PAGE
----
Superlatives for the 2017 NASCAR Cup Series season:
Driver of the Year
Martin Truex Jr.: Who else? Truex had the most wins, the most laps led, the most stage points, the most everything en route to his first Cup Series championship. He was the fastest all season long, and even when other drivers had their moments, Truex was always the championship favorite.
Race of the Year
Daytona 500: The first race of the season was just about everything fans could have hoped for. There were wrecks (35 of 40 cars were involved in one), intrigue (Chase Elliott winning the pole and putting himself in position to get his first win), and of course, drama (a last lap pass by Kurt Busch over Kyle Larson). Plus it was the first race that implemented stage racing (more on that later), so the best race of this season was actually the first.
Car of the Year
Truex’s No. 78 Toyota: No contest here. Every driver this season talked about Truex’s speed as much like they wanted to be him as they wanted to beat him. Other cars, such as Kyle Busch’s No. 18 Toyota and Kyle Larson’s No. 42 Chevy, had their moments, but none were as consistently dominant or imposing as the 78.
Team of the Year
Joe Gibbs Racing: JGR was the most competitive team in 2017 even without a championship. Kyle Busch finished second at Homestead and had a shot to unseat Truex at the end had there been a few more laps. Other than Busch, Denny Hamlin and Matt Kenseth both qualified for the playoffs, with Hamlin nearly making it to Homestead and Kenseth winning at Phoenix in his second-to-last race.
Story of the Year (on track)
Stage racing: NASCAR’s plan to make races more exciting and meaningful for drivers and fans was … actually a huge success. Truex understood how best to utilize the format from the get-go, and that proved to be decisive in helping him to his first Cup Series championship. Not only that, but for fans, having stage points up for grabs throughout the race meant it was worth tuning in for more than the first and last 50 laps. After seeing how the season played out with stage points this inaugural run, expect much more competition for those stage points next year.
Story of the Year (off track)
Dale Earnhardt Jr.’s retirement: When Earnhardt announced midway through the season that he was retiring at the end of 2017, it marked a giant shift for fans for the rest of the year. Every track from that point on presented Earnhardt with gifts and donations to commemorate his impact on the sport, and fans flocked to tracks to wish goodbye to NASCAR’s Most Popular Driver. Earnhardt had one of his worst full seasons in the Cup Series, but for him to return from last season’s concussion troubles at all was huge.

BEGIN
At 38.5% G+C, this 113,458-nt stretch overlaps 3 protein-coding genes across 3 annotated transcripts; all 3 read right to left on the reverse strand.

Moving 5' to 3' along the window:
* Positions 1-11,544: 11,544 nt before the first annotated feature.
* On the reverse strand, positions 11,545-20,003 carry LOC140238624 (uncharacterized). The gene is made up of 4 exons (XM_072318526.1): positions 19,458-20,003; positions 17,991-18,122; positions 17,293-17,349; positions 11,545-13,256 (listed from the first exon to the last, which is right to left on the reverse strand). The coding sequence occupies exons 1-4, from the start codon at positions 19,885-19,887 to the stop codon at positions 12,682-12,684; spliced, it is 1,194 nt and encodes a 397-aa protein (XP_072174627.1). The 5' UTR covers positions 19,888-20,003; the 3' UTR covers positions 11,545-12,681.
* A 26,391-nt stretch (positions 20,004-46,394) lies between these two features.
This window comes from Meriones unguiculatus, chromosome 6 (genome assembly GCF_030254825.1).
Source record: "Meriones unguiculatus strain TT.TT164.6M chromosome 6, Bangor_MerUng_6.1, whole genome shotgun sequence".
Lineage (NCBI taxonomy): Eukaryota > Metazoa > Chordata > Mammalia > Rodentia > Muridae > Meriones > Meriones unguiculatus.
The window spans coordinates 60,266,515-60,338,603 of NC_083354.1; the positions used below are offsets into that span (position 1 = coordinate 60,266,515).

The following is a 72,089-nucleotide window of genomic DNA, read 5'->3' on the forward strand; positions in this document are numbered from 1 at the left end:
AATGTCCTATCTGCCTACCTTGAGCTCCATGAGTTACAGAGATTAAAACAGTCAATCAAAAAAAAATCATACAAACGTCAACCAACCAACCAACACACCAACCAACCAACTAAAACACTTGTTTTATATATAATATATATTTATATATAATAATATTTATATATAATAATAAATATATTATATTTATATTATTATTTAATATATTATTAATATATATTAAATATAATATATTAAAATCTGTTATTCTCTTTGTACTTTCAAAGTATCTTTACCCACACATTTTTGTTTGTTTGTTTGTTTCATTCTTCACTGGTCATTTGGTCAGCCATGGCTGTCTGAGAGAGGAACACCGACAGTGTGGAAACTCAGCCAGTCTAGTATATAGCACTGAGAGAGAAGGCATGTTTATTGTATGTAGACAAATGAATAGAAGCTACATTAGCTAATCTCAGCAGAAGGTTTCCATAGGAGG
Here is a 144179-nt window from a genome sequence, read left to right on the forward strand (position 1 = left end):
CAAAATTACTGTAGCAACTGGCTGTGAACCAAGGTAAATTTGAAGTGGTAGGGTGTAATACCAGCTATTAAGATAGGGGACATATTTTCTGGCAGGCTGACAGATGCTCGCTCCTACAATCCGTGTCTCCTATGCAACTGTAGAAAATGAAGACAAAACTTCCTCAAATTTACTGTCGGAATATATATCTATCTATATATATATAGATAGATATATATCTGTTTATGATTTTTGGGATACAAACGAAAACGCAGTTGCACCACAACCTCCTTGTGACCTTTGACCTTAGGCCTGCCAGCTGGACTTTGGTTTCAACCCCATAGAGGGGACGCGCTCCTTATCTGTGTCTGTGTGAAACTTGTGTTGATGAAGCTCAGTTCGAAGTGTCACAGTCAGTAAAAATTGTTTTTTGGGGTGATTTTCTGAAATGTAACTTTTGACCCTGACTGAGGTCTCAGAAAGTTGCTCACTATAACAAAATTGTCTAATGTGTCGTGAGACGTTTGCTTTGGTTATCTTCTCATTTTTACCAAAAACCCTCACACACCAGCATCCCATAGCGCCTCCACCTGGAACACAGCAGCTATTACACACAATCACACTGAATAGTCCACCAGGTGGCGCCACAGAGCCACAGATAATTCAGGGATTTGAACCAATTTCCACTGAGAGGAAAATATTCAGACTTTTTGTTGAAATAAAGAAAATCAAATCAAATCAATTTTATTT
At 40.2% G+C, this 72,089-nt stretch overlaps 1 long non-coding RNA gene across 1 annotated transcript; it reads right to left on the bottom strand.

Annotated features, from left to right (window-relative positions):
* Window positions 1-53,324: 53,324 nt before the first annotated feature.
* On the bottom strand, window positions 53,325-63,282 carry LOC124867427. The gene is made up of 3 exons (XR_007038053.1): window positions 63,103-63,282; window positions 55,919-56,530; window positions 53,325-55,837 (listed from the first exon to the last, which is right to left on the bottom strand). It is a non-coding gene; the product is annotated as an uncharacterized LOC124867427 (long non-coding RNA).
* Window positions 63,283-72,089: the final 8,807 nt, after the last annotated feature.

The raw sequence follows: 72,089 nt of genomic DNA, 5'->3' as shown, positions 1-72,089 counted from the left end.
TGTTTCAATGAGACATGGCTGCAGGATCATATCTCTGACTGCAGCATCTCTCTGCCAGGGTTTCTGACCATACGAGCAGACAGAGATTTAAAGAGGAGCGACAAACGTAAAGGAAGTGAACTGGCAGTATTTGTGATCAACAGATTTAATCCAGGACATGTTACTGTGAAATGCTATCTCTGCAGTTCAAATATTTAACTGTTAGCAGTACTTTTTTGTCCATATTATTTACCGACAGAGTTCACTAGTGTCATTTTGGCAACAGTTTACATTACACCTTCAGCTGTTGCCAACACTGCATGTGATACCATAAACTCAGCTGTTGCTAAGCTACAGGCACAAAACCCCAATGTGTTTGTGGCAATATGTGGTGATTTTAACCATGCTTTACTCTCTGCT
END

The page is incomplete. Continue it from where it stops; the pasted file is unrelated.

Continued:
Wreck of the Year (unintentional)
Aric Almirola (Kansas): When Joey Logano got loose and wrecked Danica Patrick at Kansas, it looked initially like Patrick might be the one who caught the worst of the wreck. But then Almirola couldn’t avoid the pileup and ran into them both from behind, popping his front tires off the track before slamming back down and catching fire. He was cut out of the car and air-lifted to a nearby hospital, and ultimately he missed several races with a compression fracture in his back.
Wreck of the Year (intentional)
TIE: Joey Logano-Kyle Busch (Las Vegas) AND Chase Elliott-Denny Hamlin (Martinsville): This may be cheating, but there’s no picking between these two. First, Logano and Busch, where Busch accused Logano of spinning him out late; after the race, he approached Logano on pit road and punched him before their crews had to intervene. Epic. Then at Martinsville in the playoffs, Hamlin threw Elliott into the wall and cost the young star his first career win, which deservedly upset Elliott. Elliott retaliated at Phoenix two races later, crashing Hamlin right back — neither of them ended up qualifying for Homestead.
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